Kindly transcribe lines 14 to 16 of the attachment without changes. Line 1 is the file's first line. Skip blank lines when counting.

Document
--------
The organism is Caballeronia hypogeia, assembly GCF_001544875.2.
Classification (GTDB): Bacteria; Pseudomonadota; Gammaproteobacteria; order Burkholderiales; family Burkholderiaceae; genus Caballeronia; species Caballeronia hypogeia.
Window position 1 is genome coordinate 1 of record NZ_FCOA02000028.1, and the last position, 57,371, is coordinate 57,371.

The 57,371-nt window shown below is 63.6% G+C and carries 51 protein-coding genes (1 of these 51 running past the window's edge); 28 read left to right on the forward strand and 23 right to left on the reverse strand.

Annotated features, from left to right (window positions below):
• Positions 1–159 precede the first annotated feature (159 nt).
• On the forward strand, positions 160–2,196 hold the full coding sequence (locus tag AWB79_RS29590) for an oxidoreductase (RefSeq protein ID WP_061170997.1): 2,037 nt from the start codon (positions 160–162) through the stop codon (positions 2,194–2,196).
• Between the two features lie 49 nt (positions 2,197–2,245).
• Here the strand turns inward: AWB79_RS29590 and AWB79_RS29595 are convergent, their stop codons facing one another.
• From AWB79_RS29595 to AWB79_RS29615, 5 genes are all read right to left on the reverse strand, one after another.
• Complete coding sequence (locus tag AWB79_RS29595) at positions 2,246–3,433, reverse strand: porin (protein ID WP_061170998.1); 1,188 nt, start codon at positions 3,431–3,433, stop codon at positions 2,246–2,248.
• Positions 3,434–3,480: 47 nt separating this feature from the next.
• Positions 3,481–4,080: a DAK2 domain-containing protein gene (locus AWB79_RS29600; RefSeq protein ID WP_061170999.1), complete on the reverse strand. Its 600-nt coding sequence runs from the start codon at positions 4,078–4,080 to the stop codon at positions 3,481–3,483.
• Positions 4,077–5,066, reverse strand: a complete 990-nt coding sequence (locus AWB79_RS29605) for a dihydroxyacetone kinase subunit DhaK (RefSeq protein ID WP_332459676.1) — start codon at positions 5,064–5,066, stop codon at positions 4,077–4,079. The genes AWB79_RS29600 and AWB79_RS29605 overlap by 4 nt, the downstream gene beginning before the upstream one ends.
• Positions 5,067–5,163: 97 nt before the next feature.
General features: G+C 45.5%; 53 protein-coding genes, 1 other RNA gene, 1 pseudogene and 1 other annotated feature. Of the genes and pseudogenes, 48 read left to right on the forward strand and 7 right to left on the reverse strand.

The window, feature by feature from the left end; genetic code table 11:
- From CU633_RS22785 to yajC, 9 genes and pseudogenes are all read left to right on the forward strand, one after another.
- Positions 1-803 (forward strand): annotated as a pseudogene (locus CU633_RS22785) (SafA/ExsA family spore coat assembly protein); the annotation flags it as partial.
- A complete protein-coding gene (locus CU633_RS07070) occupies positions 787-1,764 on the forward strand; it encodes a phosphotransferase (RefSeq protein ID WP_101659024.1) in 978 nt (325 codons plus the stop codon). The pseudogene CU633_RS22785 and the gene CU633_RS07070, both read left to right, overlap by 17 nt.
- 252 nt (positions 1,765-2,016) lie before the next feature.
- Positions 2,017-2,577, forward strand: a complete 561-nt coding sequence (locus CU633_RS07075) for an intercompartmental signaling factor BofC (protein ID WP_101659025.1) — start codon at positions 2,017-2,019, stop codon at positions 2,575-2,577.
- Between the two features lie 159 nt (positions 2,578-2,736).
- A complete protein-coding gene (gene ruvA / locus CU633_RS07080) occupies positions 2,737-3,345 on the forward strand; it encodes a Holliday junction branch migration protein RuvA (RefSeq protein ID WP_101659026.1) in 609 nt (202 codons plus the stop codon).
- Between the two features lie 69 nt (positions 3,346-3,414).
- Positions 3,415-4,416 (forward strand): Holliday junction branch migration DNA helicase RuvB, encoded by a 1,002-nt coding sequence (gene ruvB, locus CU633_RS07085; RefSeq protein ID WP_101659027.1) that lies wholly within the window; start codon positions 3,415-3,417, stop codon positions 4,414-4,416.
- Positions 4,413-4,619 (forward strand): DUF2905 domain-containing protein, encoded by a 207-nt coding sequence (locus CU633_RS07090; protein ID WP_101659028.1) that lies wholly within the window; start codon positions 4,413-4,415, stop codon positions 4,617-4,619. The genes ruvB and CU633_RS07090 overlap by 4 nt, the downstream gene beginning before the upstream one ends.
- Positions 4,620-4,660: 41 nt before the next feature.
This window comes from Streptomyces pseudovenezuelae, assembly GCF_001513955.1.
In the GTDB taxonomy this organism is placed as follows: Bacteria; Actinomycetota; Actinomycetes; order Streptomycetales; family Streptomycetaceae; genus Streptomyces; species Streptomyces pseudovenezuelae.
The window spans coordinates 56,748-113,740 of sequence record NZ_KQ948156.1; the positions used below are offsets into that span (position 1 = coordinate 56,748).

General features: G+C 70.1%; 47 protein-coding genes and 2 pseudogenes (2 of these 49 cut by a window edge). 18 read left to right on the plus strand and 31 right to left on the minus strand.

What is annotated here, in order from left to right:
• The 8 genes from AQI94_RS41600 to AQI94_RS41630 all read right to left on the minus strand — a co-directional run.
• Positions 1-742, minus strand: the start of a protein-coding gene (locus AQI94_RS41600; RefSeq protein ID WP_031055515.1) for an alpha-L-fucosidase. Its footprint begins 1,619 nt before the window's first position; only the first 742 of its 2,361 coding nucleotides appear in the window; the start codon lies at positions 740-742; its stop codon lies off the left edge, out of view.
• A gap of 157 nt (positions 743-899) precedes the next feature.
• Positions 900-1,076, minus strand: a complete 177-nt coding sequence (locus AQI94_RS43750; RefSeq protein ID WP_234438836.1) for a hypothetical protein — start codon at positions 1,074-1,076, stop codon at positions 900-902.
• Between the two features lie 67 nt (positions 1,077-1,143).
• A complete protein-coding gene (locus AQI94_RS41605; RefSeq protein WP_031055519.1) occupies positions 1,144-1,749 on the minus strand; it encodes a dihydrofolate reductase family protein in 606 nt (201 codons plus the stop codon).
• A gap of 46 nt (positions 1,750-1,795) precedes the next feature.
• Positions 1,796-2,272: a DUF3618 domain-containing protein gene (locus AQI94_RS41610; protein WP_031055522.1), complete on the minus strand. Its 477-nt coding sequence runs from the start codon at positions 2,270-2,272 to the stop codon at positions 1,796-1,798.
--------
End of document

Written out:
• Positions 4,077–5,066, reverse strand: a complete 990-nt coding sequence (locus AWB79_RS29605) for a dihydroxyacetone kinase subunit DhaK (RefSeq protein ID WP_332459676.1) — start codon at positions 5,064–5,066, stop codon at positions 4,077–4,079. The genes AWB79_RS29600 and AWB79_RS29605 overlap by 4 nt, the downstream gene beginning before the upstream one ends.
• Positions 5,067–5,163: 97 nt before the next feature.
General features: G+C 45.5%; 53 protein-coding genes, 1 other RNA gene, 1 pseudogene and 1 other annotated feature. Of the genes and pseudogenes, 48 read left to right on the forward strand and 7 right to left on the reverse strand.